People Who Have Grounds To Challenge A Will
A will is not something that everyone can contest. A claim challenging the legality of a final will and testament can only be filed by those who would be personally and financially affected by the terms of the will. These individuals are regarded to have "standing" in legal terminology.
Here's a quick guide to will challenge eligibility, as often encountered by Palmdale Estate Attorneys in California:
Who Can Challenge A Will In Palmdale, California?
1. Heirs-At-Law Who Have Been Disinherited
If the decedent died without a will, an heir-at-law is someone who is closely related to the decedent that they would have inherited a share of the inheritance.
The following are considered Heirs-At-Law:
When someone dies without a will, the property falls to heirs-at-law through a procedure known as "intestate succession."
In most states, this means that the decedent's spouse or direct descendants will be the ones who inherit first.
The decedent's children and grandchildren are considered as direct descendants as well.
If the decedent was not married and left no living children or grandchildren, only parents and more distant relatives, such as brothers, would inherit.
If a decedent leaves three children but only provides for two of them in their will, the third child should have legal standing to oppose the will. However, this does not guarantee that the disinherited child will win the case. The disinherited child cannot overturn the will just because they have a standing and was not mentioned in it. The disinherited child must have a valid reason.
This means that the disinherited child will have to prove to the court that the deceased didn't leave them out of the will on purpose or that the will isn't legal for some other reason. For example, perhaps the deceased was compelled to write it or was mentally ill at the time.
If you are a disinherited heir-at-law, you need the help of a capable Palmdale Estate Planning Lawyer. Having an attorney at your side, can help you understand your grounds, gather your evidence, and build your case.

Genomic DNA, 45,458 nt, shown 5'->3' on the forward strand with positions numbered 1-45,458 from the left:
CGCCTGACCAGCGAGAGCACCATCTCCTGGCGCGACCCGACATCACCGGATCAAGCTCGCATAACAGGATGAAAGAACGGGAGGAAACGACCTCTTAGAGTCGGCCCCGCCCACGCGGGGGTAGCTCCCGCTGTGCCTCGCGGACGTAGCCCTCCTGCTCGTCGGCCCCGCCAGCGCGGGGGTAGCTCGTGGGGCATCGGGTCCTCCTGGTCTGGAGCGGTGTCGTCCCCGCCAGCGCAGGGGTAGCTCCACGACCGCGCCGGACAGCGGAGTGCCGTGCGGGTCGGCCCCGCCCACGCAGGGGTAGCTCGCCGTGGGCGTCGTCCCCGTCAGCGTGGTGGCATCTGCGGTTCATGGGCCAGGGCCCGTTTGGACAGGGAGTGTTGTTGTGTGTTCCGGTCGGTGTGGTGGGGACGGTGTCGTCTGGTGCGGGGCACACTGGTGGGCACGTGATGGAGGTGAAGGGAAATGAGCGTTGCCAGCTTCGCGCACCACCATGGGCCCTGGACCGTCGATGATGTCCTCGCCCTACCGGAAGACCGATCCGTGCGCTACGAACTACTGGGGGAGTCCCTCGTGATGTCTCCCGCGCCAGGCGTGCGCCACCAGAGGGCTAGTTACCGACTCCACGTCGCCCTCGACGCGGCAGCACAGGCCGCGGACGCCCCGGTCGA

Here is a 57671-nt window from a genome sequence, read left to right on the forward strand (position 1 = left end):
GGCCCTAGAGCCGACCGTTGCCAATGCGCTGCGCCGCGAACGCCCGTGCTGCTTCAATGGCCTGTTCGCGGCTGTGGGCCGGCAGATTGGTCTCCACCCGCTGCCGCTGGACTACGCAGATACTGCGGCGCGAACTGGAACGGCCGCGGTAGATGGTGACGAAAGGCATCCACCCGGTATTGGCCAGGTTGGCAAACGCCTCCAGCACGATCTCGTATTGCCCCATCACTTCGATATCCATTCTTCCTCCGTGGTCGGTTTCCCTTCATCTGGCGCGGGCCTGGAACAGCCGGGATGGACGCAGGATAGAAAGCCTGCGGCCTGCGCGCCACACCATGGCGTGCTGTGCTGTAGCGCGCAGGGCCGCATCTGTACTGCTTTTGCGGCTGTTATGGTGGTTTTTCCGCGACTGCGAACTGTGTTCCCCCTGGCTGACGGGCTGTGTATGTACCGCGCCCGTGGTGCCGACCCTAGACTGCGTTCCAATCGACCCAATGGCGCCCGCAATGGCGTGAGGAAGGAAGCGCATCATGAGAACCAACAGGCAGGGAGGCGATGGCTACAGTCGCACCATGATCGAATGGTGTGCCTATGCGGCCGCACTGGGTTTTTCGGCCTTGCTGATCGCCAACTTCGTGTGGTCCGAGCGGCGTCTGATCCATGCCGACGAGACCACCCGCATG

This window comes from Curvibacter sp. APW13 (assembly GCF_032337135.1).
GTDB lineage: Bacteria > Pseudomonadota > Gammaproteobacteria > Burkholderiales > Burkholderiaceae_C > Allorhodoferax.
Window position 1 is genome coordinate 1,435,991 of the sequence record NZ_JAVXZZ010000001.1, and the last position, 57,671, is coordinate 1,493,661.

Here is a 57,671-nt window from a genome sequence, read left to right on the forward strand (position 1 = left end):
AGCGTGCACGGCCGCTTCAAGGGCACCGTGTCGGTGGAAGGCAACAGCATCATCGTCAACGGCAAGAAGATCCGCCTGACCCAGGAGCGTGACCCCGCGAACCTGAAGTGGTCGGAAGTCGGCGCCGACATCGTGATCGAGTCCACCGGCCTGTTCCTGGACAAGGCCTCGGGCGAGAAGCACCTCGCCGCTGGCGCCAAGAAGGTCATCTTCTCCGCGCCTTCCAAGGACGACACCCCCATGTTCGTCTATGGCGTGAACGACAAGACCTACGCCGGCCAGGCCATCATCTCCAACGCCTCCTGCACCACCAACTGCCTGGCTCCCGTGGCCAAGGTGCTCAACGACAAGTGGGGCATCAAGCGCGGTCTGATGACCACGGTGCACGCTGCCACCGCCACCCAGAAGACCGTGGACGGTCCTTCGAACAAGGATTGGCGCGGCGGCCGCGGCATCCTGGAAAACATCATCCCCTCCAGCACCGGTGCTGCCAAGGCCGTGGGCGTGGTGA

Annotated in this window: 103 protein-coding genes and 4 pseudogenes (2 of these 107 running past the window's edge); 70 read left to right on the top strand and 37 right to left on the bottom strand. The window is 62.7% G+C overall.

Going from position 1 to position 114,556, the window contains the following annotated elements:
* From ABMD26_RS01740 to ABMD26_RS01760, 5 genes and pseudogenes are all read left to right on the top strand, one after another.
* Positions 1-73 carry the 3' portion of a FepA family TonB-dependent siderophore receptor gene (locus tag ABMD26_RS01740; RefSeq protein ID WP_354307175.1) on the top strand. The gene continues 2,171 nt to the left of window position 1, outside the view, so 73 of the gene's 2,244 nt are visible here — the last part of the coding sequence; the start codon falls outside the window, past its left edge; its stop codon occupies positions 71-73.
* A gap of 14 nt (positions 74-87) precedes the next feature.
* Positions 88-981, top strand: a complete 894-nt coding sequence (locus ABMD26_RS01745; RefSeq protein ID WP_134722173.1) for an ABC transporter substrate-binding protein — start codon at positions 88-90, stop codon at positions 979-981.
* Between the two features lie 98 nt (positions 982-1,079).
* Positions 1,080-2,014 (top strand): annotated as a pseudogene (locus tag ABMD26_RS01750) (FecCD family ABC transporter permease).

2. Beneficiaries and Fiduciaries In A Previously Executed Will
Any individual or corporation listed in an older will would have enough legal standing to oppose a more recent will if they were later left out of the latter. Likewise, if their part of the estate was reduced, he would have standing as well.
Similarly, if a person was named a fiduciary or executor of the estate in the first will but was substituted in a second will, they should have sufficient standing to dispute the more recent last will and testament.
The same process of challenging the will's validity should be exercised. These individuals would have to show that the will is invalid for whatever reason.
To help you prove that you have the standing to challenge the will, consult with a Palmdale Estate Lawyer.
Who Is Ineligible To Contest A Will?
If you weren't designated as a beneficiary in another will or aren't an heir-at-law, you probably don't have legal standing to submit a will challenge. So even if you think the will is invalid, you still won't have the standing to challenge it.
Minors are often unable to contest a will because they do not have the legal capacity to do so until they reach the age of majority. However, most jurisdictions allow a parent or guardian to contest a will on behalf of a child.
No Contest Clauses In Wills
Some wills include "no contest" clauses, which can cause complications. These stipulate that beneficiaries will forfeit the inheritance provided by the will if they fail to dispute it in court and lose the will battle. Otherwise, the court's decision would be the final word.
Of course, if a beneficiary is wholly excluded from the will, they have nothing to lose by contesting it. Consult a Palmdale Estate Attorney to help you get through the complications of a "no contest" clause.
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